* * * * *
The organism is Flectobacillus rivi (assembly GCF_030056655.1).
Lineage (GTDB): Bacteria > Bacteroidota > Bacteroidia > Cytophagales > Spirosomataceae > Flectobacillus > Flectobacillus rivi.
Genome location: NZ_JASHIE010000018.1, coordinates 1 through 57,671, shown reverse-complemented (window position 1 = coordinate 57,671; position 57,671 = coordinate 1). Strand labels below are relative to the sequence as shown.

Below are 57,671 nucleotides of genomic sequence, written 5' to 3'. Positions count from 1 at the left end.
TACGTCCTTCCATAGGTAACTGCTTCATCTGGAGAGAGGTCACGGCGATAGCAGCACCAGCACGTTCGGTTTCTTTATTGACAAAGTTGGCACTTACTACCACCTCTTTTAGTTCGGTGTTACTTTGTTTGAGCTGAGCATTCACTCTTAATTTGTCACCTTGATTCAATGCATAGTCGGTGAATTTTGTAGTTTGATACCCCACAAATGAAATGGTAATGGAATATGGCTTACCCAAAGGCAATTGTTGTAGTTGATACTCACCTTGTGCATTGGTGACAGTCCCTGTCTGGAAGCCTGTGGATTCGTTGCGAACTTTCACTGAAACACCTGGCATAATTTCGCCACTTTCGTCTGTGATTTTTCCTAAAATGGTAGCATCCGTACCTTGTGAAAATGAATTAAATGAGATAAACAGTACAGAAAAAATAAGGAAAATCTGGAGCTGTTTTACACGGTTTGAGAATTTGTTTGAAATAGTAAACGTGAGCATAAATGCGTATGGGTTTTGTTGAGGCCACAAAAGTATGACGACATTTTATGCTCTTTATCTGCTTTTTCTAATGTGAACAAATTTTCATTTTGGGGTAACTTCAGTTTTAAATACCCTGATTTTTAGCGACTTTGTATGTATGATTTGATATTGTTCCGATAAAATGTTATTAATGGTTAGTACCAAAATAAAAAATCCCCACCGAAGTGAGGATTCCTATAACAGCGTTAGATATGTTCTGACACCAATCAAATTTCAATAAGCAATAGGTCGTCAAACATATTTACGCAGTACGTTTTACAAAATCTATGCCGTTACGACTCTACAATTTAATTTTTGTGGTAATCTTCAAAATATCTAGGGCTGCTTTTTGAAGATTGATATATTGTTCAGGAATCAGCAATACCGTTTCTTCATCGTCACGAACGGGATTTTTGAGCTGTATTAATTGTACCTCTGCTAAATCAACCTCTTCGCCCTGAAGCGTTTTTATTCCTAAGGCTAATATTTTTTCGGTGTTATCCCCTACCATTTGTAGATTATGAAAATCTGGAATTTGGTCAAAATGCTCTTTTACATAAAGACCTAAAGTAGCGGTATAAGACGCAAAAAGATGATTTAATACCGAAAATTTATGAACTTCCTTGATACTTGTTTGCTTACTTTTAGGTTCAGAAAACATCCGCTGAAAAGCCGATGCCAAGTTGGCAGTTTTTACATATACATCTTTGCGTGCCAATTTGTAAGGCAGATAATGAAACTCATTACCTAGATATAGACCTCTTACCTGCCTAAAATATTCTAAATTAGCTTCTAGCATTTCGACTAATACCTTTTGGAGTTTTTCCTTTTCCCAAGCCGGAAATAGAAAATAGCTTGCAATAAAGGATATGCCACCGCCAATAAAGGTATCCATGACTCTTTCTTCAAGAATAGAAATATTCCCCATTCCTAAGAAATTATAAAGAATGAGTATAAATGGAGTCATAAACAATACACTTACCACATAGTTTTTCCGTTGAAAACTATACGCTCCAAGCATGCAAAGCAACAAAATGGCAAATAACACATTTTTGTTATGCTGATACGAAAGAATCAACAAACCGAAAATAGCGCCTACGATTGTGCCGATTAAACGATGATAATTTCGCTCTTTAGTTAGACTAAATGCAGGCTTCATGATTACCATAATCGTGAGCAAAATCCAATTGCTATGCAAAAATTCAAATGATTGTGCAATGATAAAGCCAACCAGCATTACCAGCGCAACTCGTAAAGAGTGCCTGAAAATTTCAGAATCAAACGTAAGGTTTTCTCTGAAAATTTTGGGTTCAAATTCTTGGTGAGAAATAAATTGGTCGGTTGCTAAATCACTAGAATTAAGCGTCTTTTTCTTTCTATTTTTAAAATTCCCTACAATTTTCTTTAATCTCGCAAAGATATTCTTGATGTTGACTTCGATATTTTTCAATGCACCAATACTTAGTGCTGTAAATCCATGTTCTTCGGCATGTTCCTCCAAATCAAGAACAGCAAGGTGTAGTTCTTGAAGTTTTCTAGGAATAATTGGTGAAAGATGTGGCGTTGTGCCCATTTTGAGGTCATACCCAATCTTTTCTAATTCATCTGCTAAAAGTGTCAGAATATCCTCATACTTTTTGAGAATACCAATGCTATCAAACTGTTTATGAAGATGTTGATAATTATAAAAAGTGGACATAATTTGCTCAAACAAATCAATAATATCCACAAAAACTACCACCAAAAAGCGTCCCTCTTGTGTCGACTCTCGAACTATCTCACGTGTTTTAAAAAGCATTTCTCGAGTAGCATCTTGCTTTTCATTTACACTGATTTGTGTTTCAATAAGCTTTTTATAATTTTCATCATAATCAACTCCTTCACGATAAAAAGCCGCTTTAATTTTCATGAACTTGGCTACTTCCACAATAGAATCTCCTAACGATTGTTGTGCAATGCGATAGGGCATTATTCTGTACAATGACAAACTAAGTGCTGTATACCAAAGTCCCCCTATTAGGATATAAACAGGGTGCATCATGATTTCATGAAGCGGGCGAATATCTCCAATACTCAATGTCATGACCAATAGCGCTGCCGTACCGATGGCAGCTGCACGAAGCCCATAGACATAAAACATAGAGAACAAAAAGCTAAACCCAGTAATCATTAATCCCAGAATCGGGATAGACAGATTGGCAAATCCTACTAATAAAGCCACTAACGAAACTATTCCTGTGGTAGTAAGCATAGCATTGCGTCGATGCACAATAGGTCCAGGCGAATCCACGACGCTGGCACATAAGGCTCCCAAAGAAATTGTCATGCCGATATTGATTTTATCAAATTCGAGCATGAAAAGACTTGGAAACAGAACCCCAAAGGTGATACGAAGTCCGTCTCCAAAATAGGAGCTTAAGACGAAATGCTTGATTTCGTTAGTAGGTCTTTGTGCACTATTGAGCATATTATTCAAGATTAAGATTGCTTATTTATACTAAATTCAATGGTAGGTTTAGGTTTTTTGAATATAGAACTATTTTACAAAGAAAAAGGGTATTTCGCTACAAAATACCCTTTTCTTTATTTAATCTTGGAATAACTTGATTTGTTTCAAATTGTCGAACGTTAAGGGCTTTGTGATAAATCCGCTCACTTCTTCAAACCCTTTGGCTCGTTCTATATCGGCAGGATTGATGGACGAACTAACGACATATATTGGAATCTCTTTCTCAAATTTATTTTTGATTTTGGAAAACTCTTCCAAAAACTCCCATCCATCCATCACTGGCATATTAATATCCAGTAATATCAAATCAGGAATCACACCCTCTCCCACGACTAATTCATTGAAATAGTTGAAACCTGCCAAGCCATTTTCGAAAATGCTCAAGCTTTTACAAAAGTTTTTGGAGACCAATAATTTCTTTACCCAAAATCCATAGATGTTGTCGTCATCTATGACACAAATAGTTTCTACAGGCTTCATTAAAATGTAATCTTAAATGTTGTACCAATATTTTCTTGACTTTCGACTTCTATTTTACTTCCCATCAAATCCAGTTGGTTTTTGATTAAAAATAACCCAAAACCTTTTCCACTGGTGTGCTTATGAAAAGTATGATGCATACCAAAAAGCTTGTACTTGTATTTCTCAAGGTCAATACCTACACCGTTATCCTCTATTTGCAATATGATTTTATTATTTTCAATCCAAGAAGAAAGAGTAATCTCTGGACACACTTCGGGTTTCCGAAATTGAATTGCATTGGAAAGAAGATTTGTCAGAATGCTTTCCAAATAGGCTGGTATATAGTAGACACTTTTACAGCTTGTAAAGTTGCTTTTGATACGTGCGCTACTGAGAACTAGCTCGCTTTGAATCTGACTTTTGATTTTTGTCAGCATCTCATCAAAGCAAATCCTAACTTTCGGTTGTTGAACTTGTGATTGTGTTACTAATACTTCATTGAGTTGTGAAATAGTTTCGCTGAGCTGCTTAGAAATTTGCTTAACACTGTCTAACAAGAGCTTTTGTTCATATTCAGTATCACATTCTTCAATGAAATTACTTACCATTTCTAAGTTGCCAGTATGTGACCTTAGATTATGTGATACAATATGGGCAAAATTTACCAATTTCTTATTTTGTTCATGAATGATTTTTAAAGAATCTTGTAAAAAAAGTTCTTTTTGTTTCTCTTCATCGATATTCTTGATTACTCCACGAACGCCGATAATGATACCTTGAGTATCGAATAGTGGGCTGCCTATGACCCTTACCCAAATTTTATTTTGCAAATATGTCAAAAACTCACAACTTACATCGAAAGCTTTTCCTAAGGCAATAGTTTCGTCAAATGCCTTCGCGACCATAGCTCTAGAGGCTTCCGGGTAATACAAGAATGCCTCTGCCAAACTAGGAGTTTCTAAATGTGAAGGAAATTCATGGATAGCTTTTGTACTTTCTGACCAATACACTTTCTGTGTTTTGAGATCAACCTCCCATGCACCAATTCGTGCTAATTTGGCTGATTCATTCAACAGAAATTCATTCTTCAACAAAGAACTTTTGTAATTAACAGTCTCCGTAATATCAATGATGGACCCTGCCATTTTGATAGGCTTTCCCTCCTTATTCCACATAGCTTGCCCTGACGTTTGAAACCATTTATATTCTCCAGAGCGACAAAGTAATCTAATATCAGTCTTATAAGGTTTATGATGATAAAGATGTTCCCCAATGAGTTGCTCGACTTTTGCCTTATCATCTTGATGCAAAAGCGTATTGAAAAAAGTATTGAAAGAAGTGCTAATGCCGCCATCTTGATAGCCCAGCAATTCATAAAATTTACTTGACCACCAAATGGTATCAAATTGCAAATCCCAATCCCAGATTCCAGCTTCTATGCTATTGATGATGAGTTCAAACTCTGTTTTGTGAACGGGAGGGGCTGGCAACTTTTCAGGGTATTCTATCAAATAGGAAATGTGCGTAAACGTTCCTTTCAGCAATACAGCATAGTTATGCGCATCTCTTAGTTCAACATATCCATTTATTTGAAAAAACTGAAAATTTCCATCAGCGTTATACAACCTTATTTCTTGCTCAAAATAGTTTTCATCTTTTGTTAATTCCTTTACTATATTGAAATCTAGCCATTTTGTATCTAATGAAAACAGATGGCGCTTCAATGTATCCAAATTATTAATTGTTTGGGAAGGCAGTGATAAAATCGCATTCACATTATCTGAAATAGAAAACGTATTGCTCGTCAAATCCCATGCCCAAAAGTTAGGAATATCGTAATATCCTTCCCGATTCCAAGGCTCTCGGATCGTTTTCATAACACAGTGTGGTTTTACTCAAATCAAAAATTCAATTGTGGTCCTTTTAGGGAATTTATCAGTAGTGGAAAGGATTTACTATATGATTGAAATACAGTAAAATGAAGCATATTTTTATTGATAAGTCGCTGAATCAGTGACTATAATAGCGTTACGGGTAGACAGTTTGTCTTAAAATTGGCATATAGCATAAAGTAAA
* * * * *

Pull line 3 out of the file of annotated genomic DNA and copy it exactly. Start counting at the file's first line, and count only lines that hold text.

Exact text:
Genome location: NZ_JASHIE010000018.1, coordinates 1 through 57,671, shown reverse-complemented (window position 1 = coordinate 57,671; position 57,671 = coordinate 1). Strand labels below are relative to the sequence as shown.